Torrential rain has slowed potato plantings to a trickle over the past two weeks, with growers setting just 74,000ha by 27 April.

That was just 2,200ha more than a week earlier, and well down on the 111,300ha planted by the same time last year and 100,500ha in 2010, according to the Potato Council.

Heavy storms had caused localised flooding in the South West, with ground conditions in the east also extremely wet. Where crops had been planted, the cold temperatures had slowed growth, with overnight frosts in places. “Three weeks ago plantings were going very well into excellent conditions – we were well ahead of average and slightly ahead of last year,” said James Lee, group technical manager at Greenvale AP.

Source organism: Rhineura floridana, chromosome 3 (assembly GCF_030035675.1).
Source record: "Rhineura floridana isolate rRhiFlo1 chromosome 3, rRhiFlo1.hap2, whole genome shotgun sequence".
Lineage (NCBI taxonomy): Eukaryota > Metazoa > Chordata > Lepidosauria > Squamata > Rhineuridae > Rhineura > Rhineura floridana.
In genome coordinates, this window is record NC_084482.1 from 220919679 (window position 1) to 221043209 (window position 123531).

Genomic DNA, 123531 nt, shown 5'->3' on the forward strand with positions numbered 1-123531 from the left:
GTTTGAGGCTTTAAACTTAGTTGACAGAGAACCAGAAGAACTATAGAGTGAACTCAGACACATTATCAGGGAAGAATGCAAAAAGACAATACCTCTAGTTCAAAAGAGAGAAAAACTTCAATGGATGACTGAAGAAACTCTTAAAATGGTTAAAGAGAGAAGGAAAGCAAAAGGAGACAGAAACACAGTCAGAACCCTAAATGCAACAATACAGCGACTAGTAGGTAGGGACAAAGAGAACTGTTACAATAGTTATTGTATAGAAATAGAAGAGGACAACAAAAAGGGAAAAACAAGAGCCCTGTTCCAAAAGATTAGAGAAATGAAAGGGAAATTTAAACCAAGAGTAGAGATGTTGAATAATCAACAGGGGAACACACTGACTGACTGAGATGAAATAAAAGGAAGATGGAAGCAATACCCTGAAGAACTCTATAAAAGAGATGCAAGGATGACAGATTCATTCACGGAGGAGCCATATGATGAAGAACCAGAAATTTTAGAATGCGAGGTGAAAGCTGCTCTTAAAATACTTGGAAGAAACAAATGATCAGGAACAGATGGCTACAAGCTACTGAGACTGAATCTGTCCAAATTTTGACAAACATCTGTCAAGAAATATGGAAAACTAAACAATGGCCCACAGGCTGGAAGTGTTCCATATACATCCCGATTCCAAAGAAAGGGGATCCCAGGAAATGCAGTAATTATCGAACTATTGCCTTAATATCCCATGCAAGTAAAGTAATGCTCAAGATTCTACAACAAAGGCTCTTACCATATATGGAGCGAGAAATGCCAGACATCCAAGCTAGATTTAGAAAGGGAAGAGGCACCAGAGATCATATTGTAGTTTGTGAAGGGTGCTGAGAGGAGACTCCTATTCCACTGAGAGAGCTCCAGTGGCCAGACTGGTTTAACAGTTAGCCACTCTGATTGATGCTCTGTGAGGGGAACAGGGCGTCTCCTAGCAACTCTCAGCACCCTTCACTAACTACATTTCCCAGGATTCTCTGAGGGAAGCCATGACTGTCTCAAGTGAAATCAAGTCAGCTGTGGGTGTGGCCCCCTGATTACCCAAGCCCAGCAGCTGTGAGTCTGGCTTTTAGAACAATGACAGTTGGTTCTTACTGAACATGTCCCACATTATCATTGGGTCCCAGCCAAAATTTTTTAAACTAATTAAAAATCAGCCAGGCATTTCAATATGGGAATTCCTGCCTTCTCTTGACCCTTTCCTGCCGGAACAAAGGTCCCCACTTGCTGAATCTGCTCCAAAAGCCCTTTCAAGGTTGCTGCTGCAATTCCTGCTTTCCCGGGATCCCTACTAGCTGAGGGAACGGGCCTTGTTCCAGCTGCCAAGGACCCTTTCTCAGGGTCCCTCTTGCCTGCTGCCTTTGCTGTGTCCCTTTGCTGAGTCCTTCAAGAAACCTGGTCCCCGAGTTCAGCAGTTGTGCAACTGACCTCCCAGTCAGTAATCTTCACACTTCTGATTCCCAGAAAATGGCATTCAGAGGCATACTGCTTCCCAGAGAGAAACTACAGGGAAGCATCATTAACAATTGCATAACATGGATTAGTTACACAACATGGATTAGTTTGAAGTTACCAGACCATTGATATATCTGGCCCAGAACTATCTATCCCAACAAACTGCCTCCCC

“Then, we were looking at the implications of the drought – now it’s the implications of the rain. It does look as if it will have an impact on the overall yield, but it’s far too early to tell. If conditions improve now we could still have a good quality crop.”

In Shropshire and Staffordshire, growers had planted about 95% of their crop, while those in Somerset and Herefordshire were down at 70%. “It’s a mixed picture across the rest of the country, but we are 10-14 days behind now and it’s going to be a while yet before they can make any further progress.”